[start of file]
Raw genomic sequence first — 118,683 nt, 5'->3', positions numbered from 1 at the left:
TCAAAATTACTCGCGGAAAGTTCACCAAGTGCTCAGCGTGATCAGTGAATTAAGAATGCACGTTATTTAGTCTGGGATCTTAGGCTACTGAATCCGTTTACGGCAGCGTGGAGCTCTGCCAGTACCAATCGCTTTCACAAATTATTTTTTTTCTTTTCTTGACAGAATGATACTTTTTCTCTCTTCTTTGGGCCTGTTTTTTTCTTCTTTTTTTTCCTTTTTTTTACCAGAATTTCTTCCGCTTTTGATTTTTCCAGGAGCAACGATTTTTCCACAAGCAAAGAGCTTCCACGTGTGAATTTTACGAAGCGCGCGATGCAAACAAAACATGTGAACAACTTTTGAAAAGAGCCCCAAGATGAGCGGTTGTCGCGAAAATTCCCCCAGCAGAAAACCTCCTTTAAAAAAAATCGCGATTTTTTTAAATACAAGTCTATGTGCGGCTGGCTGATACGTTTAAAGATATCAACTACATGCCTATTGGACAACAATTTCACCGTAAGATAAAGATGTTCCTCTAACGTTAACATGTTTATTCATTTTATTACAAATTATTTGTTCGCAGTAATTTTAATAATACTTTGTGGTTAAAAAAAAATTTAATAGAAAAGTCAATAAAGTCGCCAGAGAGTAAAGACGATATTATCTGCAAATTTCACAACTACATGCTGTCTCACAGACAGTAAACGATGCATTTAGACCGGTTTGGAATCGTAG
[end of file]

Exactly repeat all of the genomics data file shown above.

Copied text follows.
Raw genomic sequence first — 118,683 nt, 5'->3', positions numbered from 1 at the left:
TCAAAATTACTCGCGGAAAGTTCACCAAGTGCTCAGCGTGATCAGTGAATTAAGAATGCACGTTATTTAGTCTGGGATCTTAGGCTACTGAATCCGTTTACGGCAGCGTGGAGCTCTGCCAGTACCAATCGCTTTCACAAATTATTTTTTTTCTTTTCTTGACAGAATGATACTTTTTCTCTCTTCTTTGGGCCTGTTTTTTTCTTCTTTTTTTTCCTTTTTTTTACCAGAATTTCTTCCGCTTTTGATTTTTCCAGGAGCAACGATTTTTCCACAAGCAAAGAGCTTCCACGTGTGAATTTTACGAAGCGCGCGATGCAAACAAAACATGTGAACAACTTTTGAAAAGAGCCCCAAGATGAGCGGTTGTCGCGAAAATTCCCCCAGCAGAAAACCTCCTTTAAAAAAAATCGCGATTTTTTTAAATACAAGTCTATGTGCGGCTGGCTGATACGTTTAAAGATATCAACTACATGCCTATTGGACAACAATTTCACCGTAAGATAAAGATGTTCCTCTAACGTTAACATGTTTATTCATTTTATTACAAATTATTTGTTCGCAGTAATTTTAATAATACTTTGTGGTTAAAAAAAAATTTAATAGAAAAGTCAATAAAGTCGCCAGAGAGTAAAGACGATATTATCTGCAAATTTCACAACTACATGCTGTCTCACAGACAGTAAACGATGCATTTAGACCGGTTTGGAATCGTAG